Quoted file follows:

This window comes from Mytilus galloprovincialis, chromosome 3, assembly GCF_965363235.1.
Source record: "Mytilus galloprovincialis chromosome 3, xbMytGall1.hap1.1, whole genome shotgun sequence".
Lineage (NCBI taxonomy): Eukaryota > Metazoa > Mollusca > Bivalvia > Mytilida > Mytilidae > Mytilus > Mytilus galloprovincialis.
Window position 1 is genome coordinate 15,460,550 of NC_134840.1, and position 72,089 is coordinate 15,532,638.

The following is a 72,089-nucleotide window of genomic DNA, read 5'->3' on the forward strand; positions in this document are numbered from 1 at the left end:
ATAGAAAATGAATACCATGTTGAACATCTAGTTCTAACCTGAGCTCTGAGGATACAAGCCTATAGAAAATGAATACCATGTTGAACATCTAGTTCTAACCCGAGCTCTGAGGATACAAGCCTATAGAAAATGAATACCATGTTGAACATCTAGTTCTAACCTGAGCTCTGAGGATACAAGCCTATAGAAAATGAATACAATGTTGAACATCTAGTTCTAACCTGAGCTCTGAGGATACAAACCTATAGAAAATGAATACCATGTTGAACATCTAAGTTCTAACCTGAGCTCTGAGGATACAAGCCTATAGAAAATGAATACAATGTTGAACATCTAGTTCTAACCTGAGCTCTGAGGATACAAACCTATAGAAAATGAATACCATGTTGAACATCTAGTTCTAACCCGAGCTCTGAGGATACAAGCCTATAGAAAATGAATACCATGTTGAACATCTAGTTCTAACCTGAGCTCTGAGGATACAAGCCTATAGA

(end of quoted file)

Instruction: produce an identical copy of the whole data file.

This window comes from Mytilus galloprovincialis, chromosome 3, assembly GCF_965363235.1.
Source record: "Mytilus galloprovincialis chromosome 3, xbMytGall1.hap1.1, whole genome shotgun sequence".
Lineage (NCBI taxonomy): Eukaryota > Metazoa > Mollusca > Bivalvia > Mytilida > Mytilidae > Mytilus > Mytilus galloprovincialis.
Window position 1 is genome coordinate 15,460,550 of NC_134840.1, and position 72,089 is coordinate 15,532,638.

The following is a 72,089-nucleotide window of genomic DNA, read 5'->3' on the forward strand; positions in this document are numbered from 1 at the left end:
ATAGAAAATGAATACCATGTTGAACATCTAGTTCTAACCTGAGCTCTGAGGATACAAGCCTATAGAAAATGAATACCATGTTGAACATCTAGTTCTAACCCGAGCTCTGAGGATACAAGCCTATAGAAAATGAATACCATGTTGAACATCTAGTTCTAACCTGAGCTCTGAGGATACAAGCCTATAGAAAATGAATACAATGTTGAACATCTAGTTCTAACCTGAGCTCTGAGGATACAAACCTATAGAAAATGAATACCATGTTGAACATCTAAGTTCTAACCTGAGCTCTGAGGATACAAGCCTATAGAAAATGAATACAATGTTGAACATCTAGTTCTAACCTGAGCTCTGAGGATACAAACCTATAGAAAATGAATACCATGTTGAACATCTAGTTCTAACCCGAGCTCTGAGGATACAAGCCTATAGAAAATGAATACCATGTTGAACATCTAGTTCTAACCTGAGCTCTGAGGATACAAGCCTATAGA